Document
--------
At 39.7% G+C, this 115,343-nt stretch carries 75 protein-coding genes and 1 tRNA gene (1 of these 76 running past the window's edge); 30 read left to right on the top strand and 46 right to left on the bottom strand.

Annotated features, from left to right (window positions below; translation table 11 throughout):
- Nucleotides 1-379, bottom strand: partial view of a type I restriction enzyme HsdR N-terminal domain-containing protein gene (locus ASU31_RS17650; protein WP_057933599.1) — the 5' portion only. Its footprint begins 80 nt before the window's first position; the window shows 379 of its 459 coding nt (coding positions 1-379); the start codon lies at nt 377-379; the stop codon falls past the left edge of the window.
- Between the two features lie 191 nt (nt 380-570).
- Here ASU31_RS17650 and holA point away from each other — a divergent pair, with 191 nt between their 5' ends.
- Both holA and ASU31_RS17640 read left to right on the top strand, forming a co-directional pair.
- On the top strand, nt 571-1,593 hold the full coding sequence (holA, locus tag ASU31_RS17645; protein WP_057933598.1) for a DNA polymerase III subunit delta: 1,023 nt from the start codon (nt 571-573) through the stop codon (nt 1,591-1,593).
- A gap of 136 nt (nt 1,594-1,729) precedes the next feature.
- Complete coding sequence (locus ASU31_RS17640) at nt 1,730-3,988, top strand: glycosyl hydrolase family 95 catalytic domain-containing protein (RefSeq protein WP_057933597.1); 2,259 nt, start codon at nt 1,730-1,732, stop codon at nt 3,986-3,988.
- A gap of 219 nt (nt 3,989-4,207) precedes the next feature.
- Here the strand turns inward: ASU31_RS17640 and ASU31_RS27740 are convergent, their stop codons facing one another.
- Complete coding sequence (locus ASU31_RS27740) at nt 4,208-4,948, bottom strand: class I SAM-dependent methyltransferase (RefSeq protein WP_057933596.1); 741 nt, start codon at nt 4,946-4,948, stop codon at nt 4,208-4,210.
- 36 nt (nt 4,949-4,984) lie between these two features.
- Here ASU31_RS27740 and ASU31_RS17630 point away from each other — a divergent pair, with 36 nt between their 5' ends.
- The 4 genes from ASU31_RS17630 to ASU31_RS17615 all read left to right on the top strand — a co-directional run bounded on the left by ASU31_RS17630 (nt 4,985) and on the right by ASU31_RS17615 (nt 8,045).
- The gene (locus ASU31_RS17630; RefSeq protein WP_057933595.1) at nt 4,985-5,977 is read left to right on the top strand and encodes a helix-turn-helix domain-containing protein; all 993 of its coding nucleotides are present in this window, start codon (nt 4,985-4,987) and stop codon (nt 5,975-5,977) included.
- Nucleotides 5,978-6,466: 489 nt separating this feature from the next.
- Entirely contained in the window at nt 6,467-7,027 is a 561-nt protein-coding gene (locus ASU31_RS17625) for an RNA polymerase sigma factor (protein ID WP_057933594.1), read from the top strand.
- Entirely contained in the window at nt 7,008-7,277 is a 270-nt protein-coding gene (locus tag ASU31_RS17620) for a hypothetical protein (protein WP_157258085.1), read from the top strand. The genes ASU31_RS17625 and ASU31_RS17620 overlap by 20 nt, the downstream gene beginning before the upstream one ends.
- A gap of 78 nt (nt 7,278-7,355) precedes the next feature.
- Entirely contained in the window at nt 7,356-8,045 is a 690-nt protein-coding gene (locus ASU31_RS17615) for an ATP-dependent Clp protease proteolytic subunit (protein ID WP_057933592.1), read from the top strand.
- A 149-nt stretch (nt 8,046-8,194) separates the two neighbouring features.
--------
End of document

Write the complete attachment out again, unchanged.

At 39.7% G+C, this 115,343-nt stretch carries 75 protein-coding genes and 1 tRNA gene (1 of these 76 running past the window's edge); 30 read left to right on the top strand and 46 right to left on the bottom strand.

Annotated features, from left to right (window positions below; translation table 11 throughout):
- Nucleotides 1-379, bottom strand: partial view of a type I restriction enzyme HsdR N-terminal domain-containing protein gene (locus ASU31_RS17650; protein WP_057933599.1) — the 5' portion only. Its footprint begins 80 nt before the window's first position; the window shows 379 of its 459 coding nt (coding positions 1-379); the start codon lies at nt 377-379; the stop codon falls past the left edge of the window.
- Between the two features lie 191 nt (nt 380-570).
- Here ASU31_RS17650 and holA point away from each other — a divergent pair, with 191 nt between their 5' ends.
- Both holA and ASU31_RS17640 read left to right on the top strand, forming a co-directional pair.
- On the top strand, nt 571-1,593 hold the full coding sequence (holA, locus tag ASU31_RS17645; protein WP_057933598.1) for a DNA polymerase III subunit delta: 1,023 nt from the start codon (nt 571-573) through the stop codon (nt 1,591-1,593).
- A gap of 136 nt (nt 1,594-1,729) precedes the next feature.
- Complete coding sequence (locus ASU31_RS17640) at nt 1,730-3,988, top strand: glycosyl hydrolase family 95 catalytic domain-containing protein (RefSeq protein WP_057933597.1); 2,259 nt, start codon at nt 1,730-1,732, stop codon at nt 3,986-3,988.
- A gap of 219 nt (nt 3,989-4,207) precedes the next feature.
- Here the strand turns inward: ASU31_RS17640 and ASU31_RS27740 are convergent, their stop codons facing one another.
- Complete coding sequence (locus ASU31_RS27740) at nt 4,208-4,948, bottom strand: class I SAM-dependent methyltransferase (RefSeq protein WP_057933596.1); 741 nt, start codon at nt 4,946-4,948, stop codon at nt 4,208-4,210.
- 36 nt (nt 4,949-4,984) lie between these two features.
- Here ASU31_RS27740 and ASU31_RS17630 point away from each other — a divergent pair, with 36 nt between their 5' ends.
- The 4 genes from ASU31_RS17630 to ASU31_RS17615 all read left to right on the top strand — a co-directional run bounded on the left by ASU31_RS17630 (nt 4,985) and on the right by ASU31_RS17615 (nt 8,045).
- The gene (locus ASU31_RS17630; RefSeq protein WP_057933595.1) at nt 4,985-5,977 is read left to right on the top strand and encodes a helix-turn-helix domain-containing protein; all 993 of its coding nucleotides are present in this window, start codon (nt 4,985-4,987) and stop codon (nt 5,975-5,977) included.
- Nucleotides 5,978-6,466: 489 nt separating this feature from the next.
- Entirely contained in the window at nt 6,467-7,027 is a 561-nt protein-coding gene (locus ASU31_RS17625) for an RNA polymerase sigma factor (protein ID WP_057933594.1), read from the top strand.
- Entirely contained in the window at nt 7,008-7,277 is a 270-nt protein-coding gene (locus tag ASU31_RS17620) for a hypothetical protein (protein WP_157258085.1), read from the top strand. The genes ASU31_RS17625 and ASU31_RS17620 overlap by 20 nt, the downstream gene beginning before the upstream one ends.
- A gap of 78 nt (nt 7,278-7,355) precedes the next feature.
- Entirely contained in the window at nt 7,356-8,045 is a 690-nt protein-coding gene (locus ASU31_RS17615) for an ATP-dependent Clp protease proteolytic subunit (protein ID WP_057933592.1), read from the top strand.
- A 149-nt stretch (nt 8,046-8,194) separates the two neighbouring features.